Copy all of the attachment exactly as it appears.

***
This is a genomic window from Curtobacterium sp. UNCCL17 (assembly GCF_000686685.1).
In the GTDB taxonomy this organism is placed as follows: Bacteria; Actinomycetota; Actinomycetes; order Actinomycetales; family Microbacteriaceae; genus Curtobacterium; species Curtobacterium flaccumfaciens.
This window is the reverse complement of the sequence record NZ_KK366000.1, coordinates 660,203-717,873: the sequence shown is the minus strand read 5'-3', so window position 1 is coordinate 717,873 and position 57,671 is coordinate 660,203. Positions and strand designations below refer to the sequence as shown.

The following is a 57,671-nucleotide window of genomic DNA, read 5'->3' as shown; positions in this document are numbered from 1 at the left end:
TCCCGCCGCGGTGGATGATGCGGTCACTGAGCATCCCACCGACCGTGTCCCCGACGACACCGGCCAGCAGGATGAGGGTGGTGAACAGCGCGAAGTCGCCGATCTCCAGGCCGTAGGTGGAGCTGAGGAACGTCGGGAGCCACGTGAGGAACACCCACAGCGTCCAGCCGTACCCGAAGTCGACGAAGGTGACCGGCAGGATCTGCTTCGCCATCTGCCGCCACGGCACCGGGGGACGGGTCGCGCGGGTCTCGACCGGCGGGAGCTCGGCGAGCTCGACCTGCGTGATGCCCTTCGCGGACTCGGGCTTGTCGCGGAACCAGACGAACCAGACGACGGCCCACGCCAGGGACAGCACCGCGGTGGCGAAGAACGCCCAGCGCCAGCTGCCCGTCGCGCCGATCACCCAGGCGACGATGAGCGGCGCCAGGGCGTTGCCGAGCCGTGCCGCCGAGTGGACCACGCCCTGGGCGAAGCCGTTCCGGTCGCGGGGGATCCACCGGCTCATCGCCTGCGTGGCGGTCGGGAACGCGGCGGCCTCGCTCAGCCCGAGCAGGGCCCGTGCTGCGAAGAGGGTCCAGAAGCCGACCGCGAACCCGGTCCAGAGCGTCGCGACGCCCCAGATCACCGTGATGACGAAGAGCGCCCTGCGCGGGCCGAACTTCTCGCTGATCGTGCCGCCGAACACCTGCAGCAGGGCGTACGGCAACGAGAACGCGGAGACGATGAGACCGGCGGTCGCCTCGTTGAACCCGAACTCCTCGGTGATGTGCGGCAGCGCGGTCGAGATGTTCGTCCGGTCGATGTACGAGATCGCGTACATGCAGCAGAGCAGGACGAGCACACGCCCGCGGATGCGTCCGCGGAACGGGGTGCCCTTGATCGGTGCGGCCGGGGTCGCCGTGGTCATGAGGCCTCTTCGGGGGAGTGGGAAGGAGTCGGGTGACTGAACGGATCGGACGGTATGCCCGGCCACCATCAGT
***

This is a genomic window from Curtobacterium sp. UNCCL17 (assembly GCF_000686685.1).
In the GTDB taxonomy this organism is placed as follows: Bacteria; Actinomycetota; Actinomycetes; order Actinomycetales; family Microbacteriaceae; genus Curtobacterium; species Curtobacterium flaccumfaciens.
This window is the reverse complement of the sequence record NZ_KK366000.1, coordinates 660,203-717,873: the sequence shown is the minus strand read 5'-3', so window position 1 is coordinate 717,873 and position 57,671 is coordinate 660,203. Positions and strand designations below refer to the sequence as shown.

The following is a 57,671-nucleotide window of genomic DNA, read 5'->3' as shown; positions in this document are numbered from 1 at the left end:
TCCCGCCGCGGTGGATGATGCGGTCACTGAGCATCCCACCGACCGTGTCCCCGACGACACCGGCCAGCAGGATGAGGGTGGTGAACAGCGCGAAGTCGCCGATCTCCAGGCCGTAGGTGGAGCTGAGGAACGTCGGGAGCCACGTGAGGAACACCCACAGCGTCCAGCCGTACCCGAAGTCGACGAAGGTGACCGGCAGGATCTGCTTCGCCATCTGCCGCCACGGCACCGGGGGACGGGTCGCGCGGGTCTCGACCGGCGGGAGCTCGGCGAGCTCGACCTGCGTGATGCCCTTCGCGGACTCGGGCTTGTCGCGGAACCAGACGAACCAGACGACGGCCCACGCCAGGGACAGCACCGCGGTGGCGAAGAACGCCCAGCGCCAGCTGCCCGTCGCGCCGATCACCCAGGCGACGATGAGCGGCGCCAGGGCGTTGCCGAGCCGTGCCGCCGAGTGGACCACGCCCTGGGCGAAGCCGTTCCGGTCGCGGGGGATCCACCGGCTCATCGCCTGCGTGGCGGTCGGGAACGCGGCGGCCTCGCTCAGCCCGAGCAGGGCCCGTGCTGCGAAGAGGGTCCAGAAGCCGACCGCGAACCCGGTCCAGAGCGTCGCGACGCCCCAGATCACCGTGATGACGAAGAGCGCCCTGCGCGGGCCGAACTTCTCGCTGATCGTGCCGCCGAACACCTGCAGCAGGGCGTACGGCAACGAGAACGCGGAGACGATGAGACCGGCGGTCGCCTCGTTGAACCCGAACTCCTCGGTGATGTGCGGCAGCGCGGTCGAGATGTTCGTCCGGTCGATGTACGAGATCGCGTACATGCAGCAGAGCAGGACGAGCACACGCCCGCGGATGCGTCCGCGGAACGGGGTGCCCTTGATCGGTGCGGCCGGGGTCGCCGTGGTCATGAGGCCTCTTCGGGGGAGTGGGAAGGAGTCGGGTGACTGAACGGATCGGACGGTATGCCCGGCCACCATCAGT